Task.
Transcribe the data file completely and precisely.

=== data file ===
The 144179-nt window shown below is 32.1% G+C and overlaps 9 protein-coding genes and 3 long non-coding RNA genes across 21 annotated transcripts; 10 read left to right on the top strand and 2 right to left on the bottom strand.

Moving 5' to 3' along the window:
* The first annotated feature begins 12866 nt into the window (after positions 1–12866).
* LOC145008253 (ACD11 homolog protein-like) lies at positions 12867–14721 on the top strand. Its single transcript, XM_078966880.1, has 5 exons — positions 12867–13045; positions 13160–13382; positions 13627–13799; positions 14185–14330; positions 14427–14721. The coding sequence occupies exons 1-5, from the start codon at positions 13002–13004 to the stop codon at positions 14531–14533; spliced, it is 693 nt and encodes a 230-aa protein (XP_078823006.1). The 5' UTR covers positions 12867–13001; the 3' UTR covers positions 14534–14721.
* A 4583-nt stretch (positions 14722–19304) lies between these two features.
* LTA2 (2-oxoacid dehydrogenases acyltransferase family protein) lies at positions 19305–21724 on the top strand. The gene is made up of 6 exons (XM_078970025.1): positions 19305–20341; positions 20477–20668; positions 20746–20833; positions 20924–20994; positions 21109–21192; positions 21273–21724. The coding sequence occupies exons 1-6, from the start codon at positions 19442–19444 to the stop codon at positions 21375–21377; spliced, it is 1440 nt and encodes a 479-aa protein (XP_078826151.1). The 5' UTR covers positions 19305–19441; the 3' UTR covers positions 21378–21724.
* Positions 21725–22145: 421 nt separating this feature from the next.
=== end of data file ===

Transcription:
The 144179-nt window shown below is 32.1% G+C and overlaps 9 protein-coding genes and 3 long non-coding RNA genes across 21 annotated transcripts; 10 read left to right on the top strand and 2 right to left on the bottom strand.

Moving 5' to 3' along the window:
* The first annotated feature begins 12866 nt into the window (after positions 1–12866).
* LOC145008253 (ACD11 homolog protein-like) lies at positions 12867–14721 on the top strand. Its single transcript, XM_078966880.1, has 5 exons — positions 12867–13045; positions 13160–13382; positions 13627–13799; positions 14185–14330; positions 14427–14721. The coding sequence occupies exons 1-5, from the start codon at positions 13002–13004 to the stop codon at positions 14531–14533; spliced, it is 693 nt and encodes a 230-aa protein (XP_078823006.1). The 5' UTR covers positions 12867–13001; the 3' UTR covers positions 14534–14721.
* A 4583-nt stretch (positions 14722–19304) lies between these two features.
* LTA2 (2-oxoacid dehydrogenases acyltransferase family protein) lies at positions 19305–21724 on the top strand. The gene is made up of 6 exons (XM_078970025.1): positions 19305–20341; positions 20477–20668; positions 20746–20833; positions 20924–20994; positions 21109–21192; positions 21273–21724. The coding sequence occupies exons 1-6, from the start codon at positions 19442–19444 to the stop codon at positions 21375–21377; spliced, it is 1440 nt and encodes a 479-aa protein (XP_078826151.1). The 5' UTR covers positions 19305–19441; the 3' UTR covers positions 21378–21724.
* Positions 21725–22145: 421 nt separating this feature from the next.